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What I Learned About DEI While Launching the Media Cause Marketing Fellowship Program

As the Black Lives Matter protests erupted this past June, many companies reflected on their diversity challenges. At Media Cause, we made some big commitments, including a $100,000 investment in building a Marketing Fellowship program with the goal of helping to address the lack of diversity, not just at our company but in the advertising industry as a whole. If you’re not aware, the advertising and marketing industry is overwhelmingly white. A white person is 2.67 times more likely than a black person to work in advertising and marketing, so it’s an uphill battle to change your own company’s diversity unless you have a training program that allows you to hire someone without any prior experience. This is why we knew we needed to take bold actions with a commitment to bring new people into the industry. After several months of planning, we’re excited to announce that our Marketing Fellowship is underway with a pilot program that includes three Fellows and three Mentors starting September 15th!

While we are just getting started, this has already been a tremendous learning experience. I wanted to share six important lessons learned thus far in the hopes of helping other business leaders, department heads, or recruiting managers who are working to improve diversity, equity, or inclusion.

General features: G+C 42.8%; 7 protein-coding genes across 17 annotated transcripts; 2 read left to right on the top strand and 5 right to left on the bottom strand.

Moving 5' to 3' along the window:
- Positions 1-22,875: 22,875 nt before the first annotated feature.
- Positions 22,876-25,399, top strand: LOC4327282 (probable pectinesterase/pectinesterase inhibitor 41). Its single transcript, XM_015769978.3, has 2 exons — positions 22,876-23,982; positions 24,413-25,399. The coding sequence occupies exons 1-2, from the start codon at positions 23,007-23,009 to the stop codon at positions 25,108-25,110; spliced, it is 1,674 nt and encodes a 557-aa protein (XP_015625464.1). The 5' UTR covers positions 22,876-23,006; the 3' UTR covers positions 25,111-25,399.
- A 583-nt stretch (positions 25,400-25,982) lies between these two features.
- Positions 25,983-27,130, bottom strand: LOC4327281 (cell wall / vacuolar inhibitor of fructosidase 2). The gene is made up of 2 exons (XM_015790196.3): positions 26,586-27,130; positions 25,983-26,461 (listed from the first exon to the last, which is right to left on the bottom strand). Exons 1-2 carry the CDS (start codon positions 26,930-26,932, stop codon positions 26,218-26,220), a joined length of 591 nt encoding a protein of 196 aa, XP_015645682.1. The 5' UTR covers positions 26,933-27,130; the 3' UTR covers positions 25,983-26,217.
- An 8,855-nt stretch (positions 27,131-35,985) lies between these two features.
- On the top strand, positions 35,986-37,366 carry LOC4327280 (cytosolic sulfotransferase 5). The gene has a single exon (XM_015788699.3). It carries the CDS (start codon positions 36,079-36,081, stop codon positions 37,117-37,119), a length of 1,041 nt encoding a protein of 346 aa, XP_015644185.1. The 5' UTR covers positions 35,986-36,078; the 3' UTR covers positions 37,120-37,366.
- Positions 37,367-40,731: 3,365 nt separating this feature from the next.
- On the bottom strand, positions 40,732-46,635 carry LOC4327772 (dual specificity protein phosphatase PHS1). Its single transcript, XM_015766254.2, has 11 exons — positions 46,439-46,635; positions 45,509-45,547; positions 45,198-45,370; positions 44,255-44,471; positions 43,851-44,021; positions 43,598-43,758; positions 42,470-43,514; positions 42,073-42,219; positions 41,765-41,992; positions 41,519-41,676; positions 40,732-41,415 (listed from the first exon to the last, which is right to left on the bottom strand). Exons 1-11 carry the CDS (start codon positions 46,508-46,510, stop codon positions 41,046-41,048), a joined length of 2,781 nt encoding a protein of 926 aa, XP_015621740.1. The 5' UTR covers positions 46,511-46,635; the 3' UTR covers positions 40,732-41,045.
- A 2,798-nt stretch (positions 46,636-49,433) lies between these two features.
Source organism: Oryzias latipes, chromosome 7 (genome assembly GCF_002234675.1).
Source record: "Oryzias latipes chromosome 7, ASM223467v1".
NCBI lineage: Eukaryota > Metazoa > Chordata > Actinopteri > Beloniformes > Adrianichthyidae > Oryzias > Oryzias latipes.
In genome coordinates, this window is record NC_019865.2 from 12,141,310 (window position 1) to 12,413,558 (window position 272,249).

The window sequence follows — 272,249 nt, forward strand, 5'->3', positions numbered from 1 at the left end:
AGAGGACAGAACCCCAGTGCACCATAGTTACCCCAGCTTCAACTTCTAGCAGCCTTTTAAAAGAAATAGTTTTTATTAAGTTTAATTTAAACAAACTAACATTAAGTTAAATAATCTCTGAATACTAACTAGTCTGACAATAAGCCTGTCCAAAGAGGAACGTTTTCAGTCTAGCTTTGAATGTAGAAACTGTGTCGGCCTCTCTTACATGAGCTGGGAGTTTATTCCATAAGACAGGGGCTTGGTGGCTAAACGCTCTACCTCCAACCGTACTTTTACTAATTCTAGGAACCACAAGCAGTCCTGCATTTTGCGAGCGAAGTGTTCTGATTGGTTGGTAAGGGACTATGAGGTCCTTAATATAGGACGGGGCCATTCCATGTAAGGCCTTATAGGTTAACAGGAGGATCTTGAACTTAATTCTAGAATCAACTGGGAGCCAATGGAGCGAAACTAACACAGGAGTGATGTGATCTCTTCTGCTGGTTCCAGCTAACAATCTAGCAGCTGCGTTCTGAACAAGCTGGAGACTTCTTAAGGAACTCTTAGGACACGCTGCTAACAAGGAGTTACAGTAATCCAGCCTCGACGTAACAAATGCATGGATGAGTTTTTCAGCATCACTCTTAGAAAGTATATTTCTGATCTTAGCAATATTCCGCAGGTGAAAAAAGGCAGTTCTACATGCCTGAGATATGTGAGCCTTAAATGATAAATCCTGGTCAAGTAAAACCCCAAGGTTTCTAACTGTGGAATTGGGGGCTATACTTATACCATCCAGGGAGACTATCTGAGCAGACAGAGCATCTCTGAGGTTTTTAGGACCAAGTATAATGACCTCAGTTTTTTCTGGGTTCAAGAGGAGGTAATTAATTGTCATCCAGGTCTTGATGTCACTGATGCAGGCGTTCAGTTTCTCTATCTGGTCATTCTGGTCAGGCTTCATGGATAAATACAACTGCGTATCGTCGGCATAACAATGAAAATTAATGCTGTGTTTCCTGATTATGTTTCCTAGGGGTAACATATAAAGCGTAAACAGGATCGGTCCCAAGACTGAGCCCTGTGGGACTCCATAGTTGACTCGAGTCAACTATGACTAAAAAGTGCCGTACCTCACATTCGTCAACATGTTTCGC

1. Race or ethnicity cannot be a factor in any hiring process

OK, this seems really obvious. Addressing racial discrimination is the precise reason why we created our Fellowship program, to begin with. What I mean is bias is a really complex issue, and even positive biases are bad. Hiring someone just because they are Black, Latino or any particular race is not a good DEI practice. Favoring anyone in the hiring process because of what they look like is not just unfair to the other candidates, but also it’s a form of tokenism that is also unfair to the people you hire. Everyone deserves to be hired on their own merits, tokenism flies in the face of that. If someone feels like they were hired to fill a quota rather than for their skill set, then there’s a good chance that they won’t stay at your company for too long. This type of practice might change your company’s short term diversity statistics but it certainly doesn’t help with equity and inclusion which are equally important variables of the DEI equation.